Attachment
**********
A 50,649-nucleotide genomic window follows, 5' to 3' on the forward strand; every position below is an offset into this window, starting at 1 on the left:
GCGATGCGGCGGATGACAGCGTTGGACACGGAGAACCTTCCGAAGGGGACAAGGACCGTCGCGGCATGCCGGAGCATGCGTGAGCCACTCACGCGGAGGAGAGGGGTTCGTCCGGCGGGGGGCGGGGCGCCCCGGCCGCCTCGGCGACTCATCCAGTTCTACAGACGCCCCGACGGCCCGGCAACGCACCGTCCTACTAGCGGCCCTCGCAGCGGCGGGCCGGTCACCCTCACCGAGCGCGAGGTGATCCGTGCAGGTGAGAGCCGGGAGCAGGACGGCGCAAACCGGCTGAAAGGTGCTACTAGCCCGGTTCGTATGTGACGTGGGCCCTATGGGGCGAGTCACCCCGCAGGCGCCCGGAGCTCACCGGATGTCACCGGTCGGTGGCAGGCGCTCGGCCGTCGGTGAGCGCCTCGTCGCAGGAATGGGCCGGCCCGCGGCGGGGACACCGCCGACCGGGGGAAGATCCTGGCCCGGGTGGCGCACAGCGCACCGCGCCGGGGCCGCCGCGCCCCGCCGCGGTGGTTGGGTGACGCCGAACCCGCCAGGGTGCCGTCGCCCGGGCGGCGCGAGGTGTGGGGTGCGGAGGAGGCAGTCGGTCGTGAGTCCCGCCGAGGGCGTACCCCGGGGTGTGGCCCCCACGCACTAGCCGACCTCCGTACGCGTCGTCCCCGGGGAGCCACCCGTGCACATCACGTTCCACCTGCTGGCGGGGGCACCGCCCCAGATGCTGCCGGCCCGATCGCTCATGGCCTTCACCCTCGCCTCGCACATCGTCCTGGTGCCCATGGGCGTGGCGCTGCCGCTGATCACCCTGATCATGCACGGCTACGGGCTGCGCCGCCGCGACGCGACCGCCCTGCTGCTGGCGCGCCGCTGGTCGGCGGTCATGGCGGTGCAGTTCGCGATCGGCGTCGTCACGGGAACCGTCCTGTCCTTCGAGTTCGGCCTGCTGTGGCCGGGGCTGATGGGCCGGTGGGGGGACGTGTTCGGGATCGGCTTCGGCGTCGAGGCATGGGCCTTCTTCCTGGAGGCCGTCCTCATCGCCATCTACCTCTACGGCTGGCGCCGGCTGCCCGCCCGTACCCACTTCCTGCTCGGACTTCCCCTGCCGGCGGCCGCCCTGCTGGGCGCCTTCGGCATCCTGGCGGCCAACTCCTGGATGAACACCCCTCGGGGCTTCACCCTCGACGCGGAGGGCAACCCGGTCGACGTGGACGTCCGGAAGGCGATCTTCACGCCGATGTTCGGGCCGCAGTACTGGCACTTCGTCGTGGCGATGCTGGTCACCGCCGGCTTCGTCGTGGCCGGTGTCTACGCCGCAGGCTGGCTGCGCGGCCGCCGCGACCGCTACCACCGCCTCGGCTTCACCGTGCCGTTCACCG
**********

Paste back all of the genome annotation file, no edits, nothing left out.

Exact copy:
A 50,649-nucleotide genomic window follows, 5' to 3' on the forward strand; every position below is an offset into this window, starting at 1 on the left:
GCGATGCGGCGGATGACAGCGTTGGACACGGAGAACCTTCCGAAGGGGACAAGGACCGTCGCGGCATGCCGGAGCATGCGTGAGCCACTCACGCGGAGGAGAGGGGTTCGTCCGGCGGGGGGCGGGGCGCCCCGGCCGCCTCGGCGACTCATCCAGTTCTACAGACGCCCCGACGGCCCGGCAACGCACCGTCCTACTAGCGGCCCTCGCAGCGGCGGGCCGGTCACCCTCACCGAGCGCGAGGTGATCCGTGCAGGTGAGAGCCGGGAGCAGGACGGCGCAAACCGGCTGAAAGGTGCTACTAGCCCGGTTCGTATGTGACGTGGGCCCTATGGGGCGAGTCACCCCGCAGGCGCCCGGAGCTCACCGGATGTCACCGGTCGGTGGCAGGCGCTCGGCCGTCGGTGAGCGCCTCGTCGCAGGAATGGGCCGGCCCGCGGCGGGGACACCGCCGACCGGGGGAAGATCCTGGCCCGGGTGGCGCACAGCGCACCGCGCCGGGGCCGCCGCGCCCCGCCGCGGTGGTTGGGTGACGCCGAACCCGCCAGGGTGCCGTCGCCCGGGCGGCGCGAGGTGTGGGGTGCGGAGGAGGCAGTCGGTCGTGAGTCCCGCCGAGGGCGTACCCCGGGGTGTGGCCCCCACGCACTAGCCGACCTCCGTACGCGTCGTCCCCGGGGAGCCACCCGTGCACATCACGTTCCACCTGCTGGCGGGGGCACCGCCCCAGATGCTGCCGGCCCGATCGCTCATGGCCTTCACCCTCGCCTCGCACATCGTCCTGGTGCCCATGGGCGTGGCGCTGCCGCTGATCACCCTGATCATGCACGGCTACGGGCTGCGCCGCCGCGACGCGACCGCCCTGCTGCTGGCGCGCCGCTGGTCGGCGGTCATGGCGGTGCAGTTCGCGATCGGCGTCGTCACGGGAACCGTCCTGTCCTTCGAGTTCGGCCTGCTGTGGCCGGGGCTGATGGGCCGGTGGGGGGACGTGTTCGGGATCGGCTTCGGCGTCGAGGCATGGGCCTTCTTCCTGGAGGCCGTCCTCATCGCCATCTACCTCTACGGCTGGCGCCGGCTGCCCGCCCGTACCCACTTCCTGCTCGGACTTCCCCTGCCGGCGGCCGCCCTGCTGGGCGCCTTCGGCATCCTGGCGGCCAACTCCTGGATGAACACCCCTCGGGGCTTCACCCTCGACGCGGAGGGCAACCCGGTCGACGTGGACGTCCGGAAGGCGATCTTCACGCCGATGTTCGGGCCGCAGTACTGGCACTTCGTCGTGGCGATGCTGGTCACCGCCGGCTTCGTCGTGGCCGGTGTCTACGCCGCAGGCTGGCTGCGCGGCCGCCGCGACCGCTACCACCGCCTCGGCTTCACCGTGCCGTTCACCG